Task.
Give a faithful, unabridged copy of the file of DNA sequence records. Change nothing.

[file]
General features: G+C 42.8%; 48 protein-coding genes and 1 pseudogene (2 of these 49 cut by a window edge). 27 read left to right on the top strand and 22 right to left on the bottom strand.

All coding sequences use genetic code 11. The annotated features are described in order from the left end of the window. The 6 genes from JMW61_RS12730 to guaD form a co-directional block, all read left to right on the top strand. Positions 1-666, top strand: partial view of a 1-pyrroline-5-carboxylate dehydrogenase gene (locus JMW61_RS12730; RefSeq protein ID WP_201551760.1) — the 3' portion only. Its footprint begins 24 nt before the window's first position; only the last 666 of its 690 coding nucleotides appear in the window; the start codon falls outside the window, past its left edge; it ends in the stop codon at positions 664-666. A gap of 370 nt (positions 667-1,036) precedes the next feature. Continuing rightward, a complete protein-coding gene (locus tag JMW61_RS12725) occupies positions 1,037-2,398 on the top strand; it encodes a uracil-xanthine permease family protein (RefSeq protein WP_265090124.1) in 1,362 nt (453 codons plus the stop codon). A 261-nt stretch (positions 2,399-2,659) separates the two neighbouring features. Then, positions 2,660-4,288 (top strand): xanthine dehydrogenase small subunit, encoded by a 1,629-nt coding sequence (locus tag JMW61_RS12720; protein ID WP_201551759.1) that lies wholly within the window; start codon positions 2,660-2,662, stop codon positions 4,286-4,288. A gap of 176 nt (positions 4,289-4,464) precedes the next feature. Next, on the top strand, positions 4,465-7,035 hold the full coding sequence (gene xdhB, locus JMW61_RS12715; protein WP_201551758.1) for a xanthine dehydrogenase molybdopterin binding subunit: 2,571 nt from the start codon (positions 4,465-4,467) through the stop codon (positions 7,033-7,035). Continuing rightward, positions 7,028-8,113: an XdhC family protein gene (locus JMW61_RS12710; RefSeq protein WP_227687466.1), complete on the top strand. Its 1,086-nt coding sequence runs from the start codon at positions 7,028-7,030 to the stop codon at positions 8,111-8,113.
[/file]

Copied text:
General features: G+C 42.8%; 48 protein-coding genes and 1 pseudogene (2 of these 49 cut by a window edge). 27 read left to right on the top strand and 22 right to left on the bottom strand.

All coding sequences use genetic code 11. The annotated features are described in order from the left end of the window. The 6 genes from JMW61_RS12730 to guaD form a co-directional block, all read left to right on the top strand. Positions 1-666, top strand: partial view of a 1-pyrroline-5-carboxylate dehydrogenase gene (locus JMW61_RS12730; RefSeq protein ID WP_201551760.1) — the 3' portion only. Its footprint begins 24 nt before the window's first position; only the last 666 of its 690 coding nucleotides appear in the window; the start codon falls outside the window, past its left edge; it ends in the stop codon at positions 664-666. A gap of 370 nt (positions 667-1,036) precedes the next feature. Continuing rightward, a complete protein-coding gene (locus tag JMW61_RS12725) occupies positions 1,037-2,398 on the top strand; it encodes a uracil-xanthine permease family protein (RefSeq protein WP_265090124.1) in 1,362 nt (453 codons plus the stop codon). A 261-nt stretch (positions 2,399-2,659) separates the two neighbouring features. Then, positions 2,660-4,288 (top strand): xanthine dehydrogenase small subunit, encoded by a 1,629-nt coding sequence (locus tag JMW61_RS12720; protein ID WP_201551759.1) that lies wholly within the window; start codon positions 2,660-2,662, stop codon positions 4,286-4,288. A gap of 176 nt (positions 4,289-4,464) precedes the next feature. Next, on the top strand, positions 4,465-7,035 hold the full coding sequence (gene xdhB, locus JMW61_RS12715; protein WP_201551758.1) for a xanthine dehydrogenase molybdopterin binding subunit: 2,571 nt from the start codon (positions 4,465-4,467) through the stop codon (positions 7,033-7,035). Continuing rightward, positions 7,028-8,113: an XdhC family protein gene (locus JMW61_RS12710; RefSeq protein WP_227687466.1), complete on the top strand. Its 1,086-nt coding sequence runs from the start codon at positions 7,028-7,030 to the stop codon at positions 8,111-8,113.